Nutrition Articles

Can You Drink Alcohol with Heartburn?

Don't Get Burned by Making the Wrong Drink Choices

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  • Proton pump inhibitors (PPIs) (Prilosec, Prevacid, AcipHex) are a classification of medications commonly used to treat heartburn, gastroesophageal reflux disease (GERD) and gastric ulcers. PPI medications do not have any specific warnings related to effectiveness or interactions with alcohol, though keep in mind that alcohol is not generally recommended for people with chronic heartburn. However, a 2008 study found moderate alcohol consumption did not worsen gastroesophageal reflux when a PPI was taken. Be sure to talk with your medical provider or pharmacist if you are considering consuming alcohol while taking a PPI.
     
  • H2 blockers (Zantac, Pepcid, Axid, Tagamet) have been found to increase blood alcohol levels up to 38 percent when taken with alcohol. If you are taking an H2 blocker and consume alcohol on occasion, limiting your alcohol volume and frequency is advised. You can also talk with your medical provider to see if a medication change is possible.

How do I avoid heartburn in social situations involving alcohol?
Sometimes, the heartburn that accompanies alcohol use is actually a result of multiple factors. Consuming alcohol lowers our inhibitions while also stimulating our appetites. This can lead to food choices that exacerbate heartburn. It can be hard to limit or avoid those favorite foods, especially when many of the foods in social situations are heartburn triggers. The greasy fried appetizers and spicy foods are much harder to limit or avoid in the mix of alcohol and friends. Alcohol also causes us to focus less on monitoring our portion sizes, which can lead to overeating.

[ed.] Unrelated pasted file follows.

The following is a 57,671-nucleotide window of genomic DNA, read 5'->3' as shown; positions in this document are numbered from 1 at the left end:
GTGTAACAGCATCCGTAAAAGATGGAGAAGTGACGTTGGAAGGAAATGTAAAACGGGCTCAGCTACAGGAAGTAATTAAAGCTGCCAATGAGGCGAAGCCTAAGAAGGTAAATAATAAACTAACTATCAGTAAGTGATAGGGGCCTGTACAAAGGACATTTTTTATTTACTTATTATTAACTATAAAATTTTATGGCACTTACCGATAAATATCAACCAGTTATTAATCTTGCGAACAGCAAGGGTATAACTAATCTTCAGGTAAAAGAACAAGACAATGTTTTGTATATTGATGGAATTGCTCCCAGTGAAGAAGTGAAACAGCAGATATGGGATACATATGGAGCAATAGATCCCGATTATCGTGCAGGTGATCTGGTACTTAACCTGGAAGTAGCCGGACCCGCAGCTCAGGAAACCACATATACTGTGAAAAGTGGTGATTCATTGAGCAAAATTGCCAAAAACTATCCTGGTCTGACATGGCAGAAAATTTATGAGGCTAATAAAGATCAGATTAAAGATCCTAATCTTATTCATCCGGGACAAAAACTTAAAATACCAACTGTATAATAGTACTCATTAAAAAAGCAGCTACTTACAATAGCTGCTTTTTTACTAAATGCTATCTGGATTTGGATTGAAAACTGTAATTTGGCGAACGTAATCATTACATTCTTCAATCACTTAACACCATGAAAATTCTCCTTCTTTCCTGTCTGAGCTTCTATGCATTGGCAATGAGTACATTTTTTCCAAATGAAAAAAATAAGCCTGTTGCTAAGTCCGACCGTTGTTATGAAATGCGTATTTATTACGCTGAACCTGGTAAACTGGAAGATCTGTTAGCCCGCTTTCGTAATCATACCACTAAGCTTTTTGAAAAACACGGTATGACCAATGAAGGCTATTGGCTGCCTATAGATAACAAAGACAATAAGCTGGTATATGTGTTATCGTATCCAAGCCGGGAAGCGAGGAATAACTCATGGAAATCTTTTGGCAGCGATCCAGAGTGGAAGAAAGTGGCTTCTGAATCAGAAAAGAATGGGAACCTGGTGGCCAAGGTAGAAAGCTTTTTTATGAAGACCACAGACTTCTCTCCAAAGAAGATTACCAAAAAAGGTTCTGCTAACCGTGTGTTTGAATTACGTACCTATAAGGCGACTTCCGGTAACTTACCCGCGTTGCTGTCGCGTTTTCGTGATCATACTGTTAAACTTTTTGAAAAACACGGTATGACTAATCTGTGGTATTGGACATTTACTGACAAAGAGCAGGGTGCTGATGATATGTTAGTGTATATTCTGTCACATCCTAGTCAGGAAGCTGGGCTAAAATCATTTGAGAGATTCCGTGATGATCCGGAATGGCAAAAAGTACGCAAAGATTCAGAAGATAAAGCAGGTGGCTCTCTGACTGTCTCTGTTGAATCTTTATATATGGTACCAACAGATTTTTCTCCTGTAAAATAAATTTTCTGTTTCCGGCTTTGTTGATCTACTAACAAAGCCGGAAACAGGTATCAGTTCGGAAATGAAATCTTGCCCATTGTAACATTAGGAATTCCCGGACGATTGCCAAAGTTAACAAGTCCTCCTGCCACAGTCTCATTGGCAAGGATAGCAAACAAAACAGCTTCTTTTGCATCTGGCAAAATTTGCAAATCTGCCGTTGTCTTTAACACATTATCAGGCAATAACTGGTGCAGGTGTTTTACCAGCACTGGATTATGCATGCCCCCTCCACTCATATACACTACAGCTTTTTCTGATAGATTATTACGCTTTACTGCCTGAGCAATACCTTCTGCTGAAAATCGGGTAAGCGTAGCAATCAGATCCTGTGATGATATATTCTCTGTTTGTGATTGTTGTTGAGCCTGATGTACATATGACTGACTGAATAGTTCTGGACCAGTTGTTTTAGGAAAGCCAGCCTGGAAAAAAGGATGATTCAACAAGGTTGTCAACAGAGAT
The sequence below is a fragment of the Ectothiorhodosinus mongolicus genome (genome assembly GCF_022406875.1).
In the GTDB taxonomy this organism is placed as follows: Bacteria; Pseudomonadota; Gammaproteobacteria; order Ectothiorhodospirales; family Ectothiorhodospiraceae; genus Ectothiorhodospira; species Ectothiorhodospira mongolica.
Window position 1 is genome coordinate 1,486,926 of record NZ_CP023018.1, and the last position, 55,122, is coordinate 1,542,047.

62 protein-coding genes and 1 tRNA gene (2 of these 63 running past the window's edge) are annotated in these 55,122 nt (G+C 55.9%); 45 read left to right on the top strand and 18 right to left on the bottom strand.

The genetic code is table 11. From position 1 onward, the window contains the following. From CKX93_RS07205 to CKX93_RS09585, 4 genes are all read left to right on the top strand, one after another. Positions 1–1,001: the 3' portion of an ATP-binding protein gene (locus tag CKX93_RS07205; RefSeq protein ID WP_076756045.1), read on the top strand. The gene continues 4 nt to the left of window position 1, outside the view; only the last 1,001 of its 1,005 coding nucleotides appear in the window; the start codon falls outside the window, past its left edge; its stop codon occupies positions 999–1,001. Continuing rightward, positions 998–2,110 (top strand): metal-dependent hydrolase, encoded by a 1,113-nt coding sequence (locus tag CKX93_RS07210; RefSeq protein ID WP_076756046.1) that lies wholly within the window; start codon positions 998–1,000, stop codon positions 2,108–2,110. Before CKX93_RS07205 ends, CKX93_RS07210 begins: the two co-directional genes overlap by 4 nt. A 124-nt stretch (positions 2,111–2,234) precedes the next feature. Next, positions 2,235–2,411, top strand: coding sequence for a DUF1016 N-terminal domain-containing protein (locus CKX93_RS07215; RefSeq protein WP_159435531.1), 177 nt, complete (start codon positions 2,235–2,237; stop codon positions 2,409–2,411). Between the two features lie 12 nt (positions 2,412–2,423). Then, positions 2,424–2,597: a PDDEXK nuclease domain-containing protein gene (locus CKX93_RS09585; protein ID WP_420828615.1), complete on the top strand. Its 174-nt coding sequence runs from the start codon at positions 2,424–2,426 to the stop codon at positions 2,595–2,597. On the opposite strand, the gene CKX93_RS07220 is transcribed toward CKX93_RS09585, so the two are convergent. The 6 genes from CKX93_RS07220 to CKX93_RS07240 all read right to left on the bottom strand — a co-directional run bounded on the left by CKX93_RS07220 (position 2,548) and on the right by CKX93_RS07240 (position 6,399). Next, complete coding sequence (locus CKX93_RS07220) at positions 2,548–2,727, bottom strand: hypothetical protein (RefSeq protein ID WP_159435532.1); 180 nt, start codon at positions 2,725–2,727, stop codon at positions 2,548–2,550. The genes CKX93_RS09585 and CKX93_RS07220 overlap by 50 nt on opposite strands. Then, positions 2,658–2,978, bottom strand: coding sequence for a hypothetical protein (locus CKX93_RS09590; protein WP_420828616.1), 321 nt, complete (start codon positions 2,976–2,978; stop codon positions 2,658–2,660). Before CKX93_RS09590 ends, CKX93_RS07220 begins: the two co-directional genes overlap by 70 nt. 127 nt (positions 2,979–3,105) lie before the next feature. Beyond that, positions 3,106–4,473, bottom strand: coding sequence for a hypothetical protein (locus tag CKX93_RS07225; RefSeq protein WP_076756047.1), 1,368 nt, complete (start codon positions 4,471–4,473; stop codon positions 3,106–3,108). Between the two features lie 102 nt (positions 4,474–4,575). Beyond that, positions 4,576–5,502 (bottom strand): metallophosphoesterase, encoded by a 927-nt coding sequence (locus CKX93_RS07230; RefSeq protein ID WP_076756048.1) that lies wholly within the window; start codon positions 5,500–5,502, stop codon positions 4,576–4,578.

The only way you can really prevent an alcohol-related heartburn flare is to avoid drinking altogether. However, you may be able to enjoy alcohol in moderation while living with heartburn by following a few simple tips:
  • Wear looser-fitting clothing instead of belts or form-fitting clothes. Tighter clothing can bind and increase reflux and related discomfort.
     
  • Dilute your white wine with water or club soda to lower the alcohol content in your drink. Plus, a wine spritzer made with three ounces of wine only has 60 calories!
     
  • Drink a large glass of water immediately after an alcoholic drink. This will help fill you up, making it easier to skip the heartburn trigger foods, and will dilute the stomach acid.
     
  • Stand up and walk around while enjoying your drink instead of sitting and socializing.
     
  • Skip acid-rich cocktails containing oranges, lemons or cranberries in favor of beer or white wine. If a cocktail is all that will hit the spot, opt for lower-acid fruit options like melon, mango, strawberries, and pears.
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About The Author

Tanya Jolliffe Tanya Jolliffe
Tanya earned a bachelor's degree in dietetics and nutrition and has more than 20 years of experience in nutrition counseling and education. She is a member of the American Association of Diabetes Educators. See all of Tanya's articles.

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